Nature’s way? Thousands of starving horses & deer killed in Dutch ‘wild reserve’
The dire situation has plagued the Oostvaardersplassen nature reserve, located in central Netherlands on the banks of Markermeer lake. Due to the lack of food and harsh weather, the population of grazing animals on the reserve plummeted by some 60 percent this winter. Thousands of starving grazing animals are packed in a barren-looking area of the reserve, unable to get out to graze somewhere else.
The lake used to be a part of the Zuiderzee, a saltwater inlet of the North Sea. The water bodies were cut off from the sea with dykes during the 20th century, while the nature reserve itself is located below the sea level at a dried-off area.
Numerous videos and pictures of malnourished animals prompted local residents and animal activists to feed them, only to be confronted by the police and the reserve rangers, since it’s illegal to feed ‘wild’ animals in the reserve. Offenders, if caught, can face a fine.
The animals were being provided with additional hay during winter time, but that quantity was not enough to keep them going, as the population of animals dropped by some 60 percent during the cold season. While the administration prefers to keep things "natural" in the reserve, the majority of animals perished due to quite unnatural causes.
The population on the reserve had grown to more than 5,200 animals as of last October, following a string of quite mild winters. The 2017-18 winter season, however, turned out to be quite harsh, concluding with a week of freezing temperatures at the beginning of March.
In total, 3,226 animals, primarily red deer, perished in the reserve since the beginning of December, with the grazers' population dropping to 2002 levels, according to official statistics. 2,877 animals were shot and killed by the park's rangers, as they were deemed too weak and malnourished to make it through the winter and killing them would have spared them from further suffering.
Bird sanctuary turned into 'death field' for large animals
The reserve, initially intended to propagate wild birds, started to overgrow with shrubs and trees, hampering avian egg-laying efforts. To counter the overgrowth, as well as to "rewild" the area, the large grazers were introduced to the Oostvaardersplassen. While red deer had roamed the lowland plains for centuries, modern breeds of Konik ponies and Heck cattle were introduced to "replace" the now-extinct species – Tarpan wild horses and Aurochs respectively.
The animals were allowed to roam the fenced-off area and breed freely but, due to lack of predators and other threats, their population grew rapidly, limiting the feeding capacity of the land. While in a more natural environment the animals would be able to move to another area after mowing down all edibles in one area, in the Oostvaardersplassen they were forced instead to starve behind inside the perimeter fence.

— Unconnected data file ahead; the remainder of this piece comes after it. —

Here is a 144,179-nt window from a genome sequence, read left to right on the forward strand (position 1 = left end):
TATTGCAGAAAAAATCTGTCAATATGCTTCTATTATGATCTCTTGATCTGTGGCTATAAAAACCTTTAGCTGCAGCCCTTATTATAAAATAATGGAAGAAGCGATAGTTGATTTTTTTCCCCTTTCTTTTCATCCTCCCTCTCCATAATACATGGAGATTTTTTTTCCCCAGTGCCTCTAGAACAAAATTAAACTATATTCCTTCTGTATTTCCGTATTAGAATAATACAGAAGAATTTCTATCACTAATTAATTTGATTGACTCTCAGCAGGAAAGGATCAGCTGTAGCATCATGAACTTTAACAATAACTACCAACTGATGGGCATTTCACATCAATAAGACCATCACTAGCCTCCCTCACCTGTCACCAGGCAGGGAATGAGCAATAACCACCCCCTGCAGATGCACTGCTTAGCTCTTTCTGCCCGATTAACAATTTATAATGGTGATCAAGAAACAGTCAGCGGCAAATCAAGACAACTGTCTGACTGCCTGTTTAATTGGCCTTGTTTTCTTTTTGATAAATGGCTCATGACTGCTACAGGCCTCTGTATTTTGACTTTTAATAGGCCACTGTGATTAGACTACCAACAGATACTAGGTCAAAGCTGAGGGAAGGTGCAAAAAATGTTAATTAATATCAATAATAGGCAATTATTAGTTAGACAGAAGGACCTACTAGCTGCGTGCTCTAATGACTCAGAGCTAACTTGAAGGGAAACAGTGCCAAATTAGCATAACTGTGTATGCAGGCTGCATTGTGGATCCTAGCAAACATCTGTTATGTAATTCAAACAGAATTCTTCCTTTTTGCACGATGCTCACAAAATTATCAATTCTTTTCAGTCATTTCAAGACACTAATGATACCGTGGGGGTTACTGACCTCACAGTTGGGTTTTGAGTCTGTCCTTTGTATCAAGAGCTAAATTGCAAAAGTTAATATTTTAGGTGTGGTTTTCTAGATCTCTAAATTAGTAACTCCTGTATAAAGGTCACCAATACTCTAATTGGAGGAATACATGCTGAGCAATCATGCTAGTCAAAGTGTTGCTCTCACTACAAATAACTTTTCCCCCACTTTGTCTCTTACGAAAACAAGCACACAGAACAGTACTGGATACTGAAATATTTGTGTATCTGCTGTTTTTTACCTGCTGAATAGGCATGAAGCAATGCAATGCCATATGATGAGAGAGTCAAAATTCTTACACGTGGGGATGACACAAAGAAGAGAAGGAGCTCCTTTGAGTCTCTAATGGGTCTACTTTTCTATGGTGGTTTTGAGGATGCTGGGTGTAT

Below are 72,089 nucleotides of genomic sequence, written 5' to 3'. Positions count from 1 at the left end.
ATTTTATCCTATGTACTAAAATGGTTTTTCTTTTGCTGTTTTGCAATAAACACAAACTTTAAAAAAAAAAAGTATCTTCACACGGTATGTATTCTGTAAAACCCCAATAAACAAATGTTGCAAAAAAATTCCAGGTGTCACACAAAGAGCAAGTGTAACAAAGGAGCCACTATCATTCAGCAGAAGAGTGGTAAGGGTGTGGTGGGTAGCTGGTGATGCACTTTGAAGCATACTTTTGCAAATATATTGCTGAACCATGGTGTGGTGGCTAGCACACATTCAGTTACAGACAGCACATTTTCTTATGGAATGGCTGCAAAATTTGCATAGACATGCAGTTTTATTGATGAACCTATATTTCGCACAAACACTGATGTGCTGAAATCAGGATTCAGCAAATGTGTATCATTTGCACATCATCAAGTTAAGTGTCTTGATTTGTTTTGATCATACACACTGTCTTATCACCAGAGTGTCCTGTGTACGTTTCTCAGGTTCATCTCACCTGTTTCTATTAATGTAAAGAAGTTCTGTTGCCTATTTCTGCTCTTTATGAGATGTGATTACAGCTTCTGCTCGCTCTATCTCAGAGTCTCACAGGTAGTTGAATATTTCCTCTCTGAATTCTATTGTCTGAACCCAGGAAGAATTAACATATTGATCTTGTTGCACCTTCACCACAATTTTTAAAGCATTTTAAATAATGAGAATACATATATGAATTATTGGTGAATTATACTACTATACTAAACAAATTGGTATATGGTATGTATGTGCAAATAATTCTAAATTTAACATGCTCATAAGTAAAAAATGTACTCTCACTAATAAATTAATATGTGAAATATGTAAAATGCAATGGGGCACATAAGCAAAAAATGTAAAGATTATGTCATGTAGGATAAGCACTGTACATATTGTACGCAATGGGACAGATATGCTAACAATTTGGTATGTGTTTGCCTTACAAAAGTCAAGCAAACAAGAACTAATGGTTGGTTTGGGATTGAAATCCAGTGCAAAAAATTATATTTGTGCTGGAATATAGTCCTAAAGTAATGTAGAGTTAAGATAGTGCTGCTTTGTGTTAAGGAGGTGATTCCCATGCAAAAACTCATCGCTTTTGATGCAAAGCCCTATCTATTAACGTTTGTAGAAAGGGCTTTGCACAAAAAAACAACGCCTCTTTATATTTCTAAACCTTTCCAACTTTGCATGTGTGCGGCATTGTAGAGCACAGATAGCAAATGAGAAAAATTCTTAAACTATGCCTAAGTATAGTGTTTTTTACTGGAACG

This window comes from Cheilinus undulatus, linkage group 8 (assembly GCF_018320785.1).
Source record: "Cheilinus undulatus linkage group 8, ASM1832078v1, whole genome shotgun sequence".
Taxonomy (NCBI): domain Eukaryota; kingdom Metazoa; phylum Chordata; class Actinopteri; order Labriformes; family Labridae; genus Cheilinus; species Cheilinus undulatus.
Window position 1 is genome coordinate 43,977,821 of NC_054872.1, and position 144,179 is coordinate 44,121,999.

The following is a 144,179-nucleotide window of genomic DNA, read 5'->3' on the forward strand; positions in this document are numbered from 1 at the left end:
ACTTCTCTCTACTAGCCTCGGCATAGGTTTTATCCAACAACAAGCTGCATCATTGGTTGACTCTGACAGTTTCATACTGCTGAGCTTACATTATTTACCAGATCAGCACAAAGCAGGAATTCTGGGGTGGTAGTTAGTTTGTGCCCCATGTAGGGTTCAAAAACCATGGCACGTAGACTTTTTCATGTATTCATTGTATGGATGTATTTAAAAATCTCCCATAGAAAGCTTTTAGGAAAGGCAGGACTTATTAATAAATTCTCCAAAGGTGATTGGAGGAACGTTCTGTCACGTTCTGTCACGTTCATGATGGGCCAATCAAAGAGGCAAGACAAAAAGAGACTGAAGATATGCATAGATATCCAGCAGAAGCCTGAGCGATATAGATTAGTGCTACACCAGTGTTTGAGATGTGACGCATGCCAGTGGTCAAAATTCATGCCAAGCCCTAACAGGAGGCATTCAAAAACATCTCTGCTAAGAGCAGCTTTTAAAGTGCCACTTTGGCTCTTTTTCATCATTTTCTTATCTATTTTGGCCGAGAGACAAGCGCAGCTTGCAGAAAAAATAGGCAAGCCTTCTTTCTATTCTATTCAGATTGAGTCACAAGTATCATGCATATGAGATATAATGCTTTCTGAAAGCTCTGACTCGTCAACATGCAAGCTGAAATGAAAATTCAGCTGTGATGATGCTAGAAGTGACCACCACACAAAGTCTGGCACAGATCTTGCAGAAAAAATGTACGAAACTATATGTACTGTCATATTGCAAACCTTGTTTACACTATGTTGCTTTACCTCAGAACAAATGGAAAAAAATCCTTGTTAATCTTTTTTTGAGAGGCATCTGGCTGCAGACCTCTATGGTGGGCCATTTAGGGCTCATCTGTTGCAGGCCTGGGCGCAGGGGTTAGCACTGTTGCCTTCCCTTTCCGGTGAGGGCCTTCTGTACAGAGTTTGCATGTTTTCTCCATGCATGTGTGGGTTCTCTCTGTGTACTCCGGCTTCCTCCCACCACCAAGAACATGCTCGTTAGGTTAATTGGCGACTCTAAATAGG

Activists repeatedly clashed with police at the visitors' center of the Oostvaardersplassen while trying to deliver hay to the animals. The food for the grazers had been donated by local farmers.
While the activists successfully pressed the administration to extend the winter feeding period, it ended on May 5. The administration said that the need for "supplementary feeding was decreasing," since "the grass was growing rapidly." No mention was made of the fact that the majority of the animals were already dead by then.
Let nature 'fix' it?
An independent probe was launched into the Oostvaardersplassen situation, in order to evaluate how to "adjust management" of the area and fix its problems. According to the probe's findings, published late in April, the area was deemed not a complete ecosystem, which could not be managed by natural processes alone.
The large grazers' overpopulation not only led them to starvation, but ultimately damaged the primary purpose of the reserve as a bird sanctuary. The large animals have damaged the landscape, eaten off vegetation and contributed significantly to the deterioration of the reserve. Apart from some water management and landscaping measures, the commission advised that the animal population should be further reduced to a cap of 1,500 by the next winter season. It would mean killing some 1,100 animals, primarily red deer.
It remains unclear, however, if the reserve's administration will follow the advice to cull even more animals. Artificial feeding of the animals, however, definitely cannot be a solution to the Oostvaardersplassen situation, as it would eventually lead to the same overpopulation of the area.